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Five takeaways from the French legislative elections

For the Socialist Party the result is _La Berezina_, in reference to Napoleon's historic defeat against Russia

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Five takeaways from the French legislative elections

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  • Socialist Party on life support
  • La République en Marche flying high
  • Voter disenchantment a worry
  • Macon is positioned to bring in controversial labour reforms
  • Marine Le Pen’s National Front on the back foot

  • If Theresa May is a “Dead Man Walking”, as described by former Chancellor of the Exchequer George Osborne following her general election gamble, then France’s ruling Socialist party is on life support.
    Some in the party described the result as La Berezina, in reference to a historic battle when Napoleon was defeated during his invasion of Russia.
    The socialists polled just 11 percent and many high-profile candidates did not qualify for the second round, such as the party’s head Jean-Christophe Cambadélis, Benoit Hamon, the presidential candidate, and former culture minister Aurélie Fililpetti. It is unclear if the party will be able to form a group in parliament. Fifteen deputies are required.
  • La République en marche is flying high and in a great position. Projections say the centrist party is on course for a huge majority of about three-quarters of the seats available in the 577-member National Assembly. That equates to between 380 and 430 seats.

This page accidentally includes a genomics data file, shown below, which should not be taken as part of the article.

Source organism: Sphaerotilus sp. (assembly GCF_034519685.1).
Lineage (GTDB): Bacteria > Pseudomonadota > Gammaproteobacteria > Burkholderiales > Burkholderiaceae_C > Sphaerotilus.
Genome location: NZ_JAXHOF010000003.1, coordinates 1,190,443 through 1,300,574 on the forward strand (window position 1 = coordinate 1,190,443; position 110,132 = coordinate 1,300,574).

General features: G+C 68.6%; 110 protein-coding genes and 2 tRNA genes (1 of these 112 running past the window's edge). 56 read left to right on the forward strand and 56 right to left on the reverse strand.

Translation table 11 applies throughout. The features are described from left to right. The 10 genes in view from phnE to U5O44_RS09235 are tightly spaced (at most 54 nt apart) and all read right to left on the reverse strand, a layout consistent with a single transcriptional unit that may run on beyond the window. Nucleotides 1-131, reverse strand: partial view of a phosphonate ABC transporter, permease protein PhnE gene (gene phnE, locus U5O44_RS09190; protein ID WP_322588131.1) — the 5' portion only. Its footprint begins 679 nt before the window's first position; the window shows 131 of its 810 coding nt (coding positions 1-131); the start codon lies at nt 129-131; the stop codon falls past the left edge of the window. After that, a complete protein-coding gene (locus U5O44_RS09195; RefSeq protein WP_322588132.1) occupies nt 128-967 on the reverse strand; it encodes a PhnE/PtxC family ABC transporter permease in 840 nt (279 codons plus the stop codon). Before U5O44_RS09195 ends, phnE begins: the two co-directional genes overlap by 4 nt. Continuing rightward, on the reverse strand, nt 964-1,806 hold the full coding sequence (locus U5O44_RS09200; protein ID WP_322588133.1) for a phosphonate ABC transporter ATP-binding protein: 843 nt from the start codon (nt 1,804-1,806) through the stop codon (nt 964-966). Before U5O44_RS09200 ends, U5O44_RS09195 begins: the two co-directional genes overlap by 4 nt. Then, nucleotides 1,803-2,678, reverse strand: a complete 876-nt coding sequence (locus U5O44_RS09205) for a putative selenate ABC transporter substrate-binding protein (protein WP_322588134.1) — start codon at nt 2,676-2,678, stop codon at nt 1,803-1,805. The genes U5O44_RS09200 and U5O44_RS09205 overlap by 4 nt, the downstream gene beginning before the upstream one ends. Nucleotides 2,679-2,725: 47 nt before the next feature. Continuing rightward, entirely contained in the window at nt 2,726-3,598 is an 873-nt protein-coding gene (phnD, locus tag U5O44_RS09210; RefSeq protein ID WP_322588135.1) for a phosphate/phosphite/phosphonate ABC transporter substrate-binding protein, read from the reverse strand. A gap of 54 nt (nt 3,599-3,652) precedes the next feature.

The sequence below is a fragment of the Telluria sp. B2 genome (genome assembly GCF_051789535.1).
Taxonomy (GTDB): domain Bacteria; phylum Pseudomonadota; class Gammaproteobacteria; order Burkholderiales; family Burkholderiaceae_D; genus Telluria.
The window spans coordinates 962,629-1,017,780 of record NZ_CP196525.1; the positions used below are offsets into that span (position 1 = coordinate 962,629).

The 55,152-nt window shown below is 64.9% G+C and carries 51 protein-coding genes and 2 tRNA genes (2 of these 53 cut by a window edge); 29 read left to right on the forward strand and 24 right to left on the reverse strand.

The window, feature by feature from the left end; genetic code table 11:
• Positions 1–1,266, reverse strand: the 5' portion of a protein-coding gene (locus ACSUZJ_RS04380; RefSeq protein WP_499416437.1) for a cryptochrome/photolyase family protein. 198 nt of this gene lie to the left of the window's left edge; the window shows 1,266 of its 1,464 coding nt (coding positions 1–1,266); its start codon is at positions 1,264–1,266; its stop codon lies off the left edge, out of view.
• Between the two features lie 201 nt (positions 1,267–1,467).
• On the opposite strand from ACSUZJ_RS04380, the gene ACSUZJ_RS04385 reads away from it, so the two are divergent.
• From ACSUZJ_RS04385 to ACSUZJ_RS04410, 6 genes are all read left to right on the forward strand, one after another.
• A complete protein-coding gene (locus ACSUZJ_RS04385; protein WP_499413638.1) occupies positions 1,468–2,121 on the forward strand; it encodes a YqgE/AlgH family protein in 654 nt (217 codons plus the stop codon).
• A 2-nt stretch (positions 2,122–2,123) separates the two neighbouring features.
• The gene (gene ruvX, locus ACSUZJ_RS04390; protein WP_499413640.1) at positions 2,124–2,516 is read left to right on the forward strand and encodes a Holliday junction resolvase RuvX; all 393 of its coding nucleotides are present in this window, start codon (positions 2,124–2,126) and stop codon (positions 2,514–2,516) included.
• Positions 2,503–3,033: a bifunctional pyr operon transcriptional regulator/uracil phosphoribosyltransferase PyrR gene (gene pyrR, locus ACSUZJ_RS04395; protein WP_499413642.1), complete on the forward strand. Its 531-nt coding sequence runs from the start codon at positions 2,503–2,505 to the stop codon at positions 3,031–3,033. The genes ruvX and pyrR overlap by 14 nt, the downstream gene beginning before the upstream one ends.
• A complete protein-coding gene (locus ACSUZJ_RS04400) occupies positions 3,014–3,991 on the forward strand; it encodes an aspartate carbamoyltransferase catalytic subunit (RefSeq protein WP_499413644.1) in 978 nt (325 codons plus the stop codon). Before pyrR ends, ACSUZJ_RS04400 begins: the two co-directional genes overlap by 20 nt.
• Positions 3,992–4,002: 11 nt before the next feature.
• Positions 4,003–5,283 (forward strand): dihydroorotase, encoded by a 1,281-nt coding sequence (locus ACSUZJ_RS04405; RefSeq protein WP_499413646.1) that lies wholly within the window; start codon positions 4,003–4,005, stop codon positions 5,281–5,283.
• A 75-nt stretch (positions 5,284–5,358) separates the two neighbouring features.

• Despite En Marche’s resounding leap forward, the voter turnout was a resounding thumbs down from the French population on Emmanuel Macron’s party. La Republic on the Move (together with centrist allies Le Modem Party) won 32.2 percent of the vote, but that was with a turnout of 48.7 percent. That means about 15 per cent of the total French electorate voted for the party. Workers and youth, by and large, stayed away. This was no landslide victory for the party.

  • If, as expected, the second round gives La République en marche a majority, the newly-elected President of France will be able to push forward, virtually unchallenged, with his controversial labour reforms.
  • No turning point for the far-right National Front Party. The legislative election has exposed rifts and factions in the party. It already has two deputies in the National Assembly and is predicted to send between one and five lawmakers this time around.